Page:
Galway isn’t is in short supply of scenic routes that Galway Bay CC have gotten full use out of. One of the most common routes that members take advantage of is the Lough Corrib Spin. It’s unsurprising that this spin is so popular when the stunning surroundings that the cyclists get to experience on these spins are taken into account. However, as Ruane mentions the club’s routes are not just limited to the confines of their home county, with other parts of the ‘Wild Atlantic Way’ being explored “there’s a lot of beautiful cycles down around Clare too, through the Burren or through the Slieve Aughty mountains. If you want flatter routes you can go east Galway or Mayo up towards Balinrobe.

Of course within the city itself, the roads can at times be quite dangerous for cycling and Ruane feels that a greater effort is required to make cycling safer and more accessible in the city, “the city centre isn’t too bad because the traffic is slow enough, but a lot of the ring roads around Galway are dangerous for cyclists, because of cars driving too fast squeezing by not giving traffic enough room. It would be great to have better bike lanes separating cyclists from traffic”.

Galway Bay is also a club that runs plenty of events throughout the year, whether they be competitive or leisure. Amongst these events is their highly regarded summer league which draws riders from far and wide to participate “we run upwards of twenty league races a year, and we would get big numbers in those races upwards of 70 riders in them. Not just from our club but from other clubs as well, some would come from Mayo, Clare and from other clubs in Galway” explains Ruane. The club also run a couple leisure sportives namely the On Your Bike cycle in January and the Western Lakes Atlantic challenge.

This year the club also had the honour of hosting another major event, the National Hill Climb Championship. The race director for the championships was Ruane’s clubmate Roan Campbell, and a climb in Loughrea known colloquially as ‘the scalp’ was where all the action took place. Having been satisfied with how the championships went Ruane would like to see the club bring more National events out west in the future “yeah, we would be interested in running other championships. We run a criterium every year in Galway, the Galway City Crit, it’s not Connacht’s turn to run the Crit (National Criterium Championships) next year, but we would hope when it’s Connacht’s turn again that we will get to run it”.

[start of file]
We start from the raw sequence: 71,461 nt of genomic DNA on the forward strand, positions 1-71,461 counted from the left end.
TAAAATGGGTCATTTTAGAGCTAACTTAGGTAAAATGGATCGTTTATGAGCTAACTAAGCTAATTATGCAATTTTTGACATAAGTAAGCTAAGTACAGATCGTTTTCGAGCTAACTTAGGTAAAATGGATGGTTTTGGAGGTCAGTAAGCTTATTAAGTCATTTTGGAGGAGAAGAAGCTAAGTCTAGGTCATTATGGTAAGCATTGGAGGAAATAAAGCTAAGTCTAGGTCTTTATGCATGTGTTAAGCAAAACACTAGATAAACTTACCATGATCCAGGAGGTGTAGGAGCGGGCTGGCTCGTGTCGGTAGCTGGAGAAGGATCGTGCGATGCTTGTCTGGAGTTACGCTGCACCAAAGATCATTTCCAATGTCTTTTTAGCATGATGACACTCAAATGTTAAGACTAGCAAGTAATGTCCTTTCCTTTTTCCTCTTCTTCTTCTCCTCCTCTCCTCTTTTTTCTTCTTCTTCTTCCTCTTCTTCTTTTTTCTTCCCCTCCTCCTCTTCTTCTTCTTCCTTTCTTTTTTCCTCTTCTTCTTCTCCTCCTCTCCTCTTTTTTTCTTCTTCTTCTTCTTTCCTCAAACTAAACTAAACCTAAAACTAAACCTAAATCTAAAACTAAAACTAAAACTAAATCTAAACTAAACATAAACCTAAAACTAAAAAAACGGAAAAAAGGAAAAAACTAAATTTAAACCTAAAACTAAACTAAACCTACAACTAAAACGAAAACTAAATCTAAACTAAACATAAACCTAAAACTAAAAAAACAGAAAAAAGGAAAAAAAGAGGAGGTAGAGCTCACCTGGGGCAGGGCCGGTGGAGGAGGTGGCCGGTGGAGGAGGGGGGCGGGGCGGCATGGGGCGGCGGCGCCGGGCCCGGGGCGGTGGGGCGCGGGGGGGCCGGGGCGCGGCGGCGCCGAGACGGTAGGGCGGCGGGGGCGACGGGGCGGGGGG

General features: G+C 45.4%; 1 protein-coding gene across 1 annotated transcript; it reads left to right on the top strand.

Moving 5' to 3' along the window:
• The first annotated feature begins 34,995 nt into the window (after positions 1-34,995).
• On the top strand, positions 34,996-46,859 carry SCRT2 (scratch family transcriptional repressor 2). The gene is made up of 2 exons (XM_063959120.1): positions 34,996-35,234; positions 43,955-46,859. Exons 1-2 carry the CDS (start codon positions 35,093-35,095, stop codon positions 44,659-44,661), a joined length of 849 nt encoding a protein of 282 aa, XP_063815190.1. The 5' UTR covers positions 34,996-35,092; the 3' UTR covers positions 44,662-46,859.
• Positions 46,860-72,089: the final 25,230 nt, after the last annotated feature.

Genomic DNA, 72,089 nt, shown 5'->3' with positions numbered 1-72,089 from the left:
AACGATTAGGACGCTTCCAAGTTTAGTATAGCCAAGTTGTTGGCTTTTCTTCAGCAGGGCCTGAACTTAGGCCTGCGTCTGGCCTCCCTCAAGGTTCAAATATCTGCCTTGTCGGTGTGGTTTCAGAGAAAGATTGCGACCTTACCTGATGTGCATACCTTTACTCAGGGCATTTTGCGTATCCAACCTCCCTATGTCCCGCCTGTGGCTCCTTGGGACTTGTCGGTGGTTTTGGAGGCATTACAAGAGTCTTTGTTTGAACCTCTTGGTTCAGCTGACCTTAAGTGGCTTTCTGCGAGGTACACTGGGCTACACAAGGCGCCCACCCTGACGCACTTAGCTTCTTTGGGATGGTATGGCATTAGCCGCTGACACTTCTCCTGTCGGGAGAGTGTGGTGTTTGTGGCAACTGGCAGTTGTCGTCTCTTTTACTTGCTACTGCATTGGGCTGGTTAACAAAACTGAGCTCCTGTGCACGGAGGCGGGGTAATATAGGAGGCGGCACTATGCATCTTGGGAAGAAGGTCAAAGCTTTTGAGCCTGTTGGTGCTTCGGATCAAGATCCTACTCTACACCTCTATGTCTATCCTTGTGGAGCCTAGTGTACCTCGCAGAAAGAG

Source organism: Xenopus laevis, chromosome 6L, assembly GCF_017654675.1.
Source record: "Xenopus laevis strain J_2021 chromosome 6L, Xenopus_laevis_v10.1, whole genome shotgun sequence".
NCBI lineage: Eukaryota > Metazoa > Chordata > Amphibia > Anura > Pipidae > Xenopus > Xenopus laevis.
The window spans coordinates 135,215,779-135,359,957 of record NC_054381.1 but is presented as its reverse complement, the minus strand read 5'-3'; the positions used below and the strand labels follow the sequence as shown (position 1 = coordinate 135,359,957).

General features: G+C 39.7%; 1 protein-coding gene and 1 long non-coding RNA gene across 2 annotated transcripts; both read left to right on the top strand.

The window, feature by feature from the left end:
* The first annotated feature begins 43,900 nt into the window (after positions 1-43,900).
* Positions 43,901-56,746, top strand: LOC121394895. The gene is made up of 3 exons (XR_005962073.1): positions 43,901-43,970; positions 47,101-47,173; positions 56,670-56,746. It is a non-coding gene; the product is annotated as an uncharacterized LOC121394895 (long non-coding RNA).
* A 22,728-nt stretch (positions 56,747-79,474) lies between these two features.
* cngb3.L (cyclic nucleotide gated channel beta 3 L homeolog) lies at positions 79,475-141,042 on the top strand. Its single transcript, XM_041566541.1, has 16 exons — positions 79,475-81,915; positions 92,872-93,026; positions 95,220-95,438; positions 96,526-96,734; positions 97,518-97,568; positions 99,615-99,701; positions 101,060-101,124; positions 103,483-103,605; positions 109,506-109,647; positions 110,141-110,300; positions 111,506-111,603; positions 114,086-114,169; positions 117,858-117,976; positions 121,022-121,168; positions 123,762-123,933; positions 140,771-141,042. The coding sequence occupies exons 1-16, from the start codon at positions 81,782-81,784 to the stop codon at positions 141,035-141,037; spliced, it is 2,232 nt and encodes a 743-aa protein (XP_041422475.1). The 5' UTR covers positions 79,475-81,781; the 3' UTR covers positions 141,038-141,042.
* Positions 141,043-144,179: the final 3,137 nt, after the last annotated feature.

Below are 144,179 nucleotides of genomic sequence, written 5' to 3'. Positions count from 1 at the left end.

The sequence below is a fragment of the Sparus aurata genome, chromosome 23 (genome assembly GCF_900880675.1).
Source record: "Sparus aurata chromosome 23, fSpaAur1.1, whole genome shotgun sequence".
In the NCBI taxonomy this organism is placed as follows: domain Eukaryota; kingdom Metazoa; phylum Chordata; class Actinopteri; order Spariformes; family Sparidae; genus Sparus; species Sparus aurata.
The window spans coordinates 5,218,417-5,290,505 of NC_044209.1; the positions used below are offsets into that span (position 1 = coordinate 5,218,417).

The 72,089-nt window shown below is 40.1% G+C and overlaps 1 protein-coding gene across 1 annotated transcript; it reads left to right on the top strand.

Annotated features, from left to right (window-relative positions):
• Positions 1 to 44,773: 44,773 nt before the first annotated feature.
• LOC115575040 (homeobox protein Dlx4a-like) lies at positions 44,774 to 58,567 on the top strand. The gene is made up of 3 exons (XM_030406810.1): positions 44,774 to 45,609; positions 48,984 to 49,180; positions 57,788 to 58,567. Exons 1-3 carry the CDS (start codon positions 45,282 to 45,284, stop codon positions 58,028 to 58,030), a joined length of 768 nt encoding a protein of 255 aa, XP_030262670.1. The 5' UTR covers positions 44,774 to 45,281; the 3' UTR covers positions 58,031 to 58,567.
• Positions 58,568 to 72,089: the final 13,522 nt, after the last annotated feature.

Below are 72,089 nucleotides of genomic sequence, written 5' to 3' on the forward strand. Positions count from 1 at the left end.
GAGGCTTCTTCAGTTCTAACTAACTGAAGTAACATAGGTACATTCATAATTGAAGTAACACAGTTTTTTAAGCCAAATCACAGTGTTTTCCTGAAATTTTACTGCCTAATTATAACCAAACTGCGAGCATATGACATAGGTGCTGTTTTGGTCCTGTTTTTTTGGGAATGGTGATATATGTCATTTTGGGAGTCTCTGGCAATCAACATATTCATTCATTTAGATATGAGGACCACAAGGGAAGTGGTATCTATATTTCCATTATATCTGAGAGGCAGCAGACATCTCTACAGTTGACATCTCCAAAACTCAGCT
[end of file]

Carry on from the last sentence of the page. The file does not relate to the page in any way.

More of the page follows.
Perhaps the most well-known member of Galway Bay CC is Paralympic and multi World champion Eoghan Clifford. Clifford was club secretary for a period and he has been and continues to be a fantastic servant for the club as Ruane describes “Eoghan is one of the most generous people in the club… I remember once contacting him and him sitting in his hotel room doing secretarial work while preparing for his World Championships, which were a few days later. He’s just a really great fella”.

With cycling currently booming in the city of the tribes, Galway Bay Cycling Club want to “keep building” in the words of Mick Ruane. The key areas they want to focus on is ensuring the youth side of the club keeps prospering, and also that the number of women club members continues to grow “hopefully in a few years we have equal numbers of men and women in our club” says Ruane thinking ahead. Galway Bay CC have already come a long way in their relatively short lifetime, and no doubt they will keep striving forward into the future.

Written by Graham Gillespie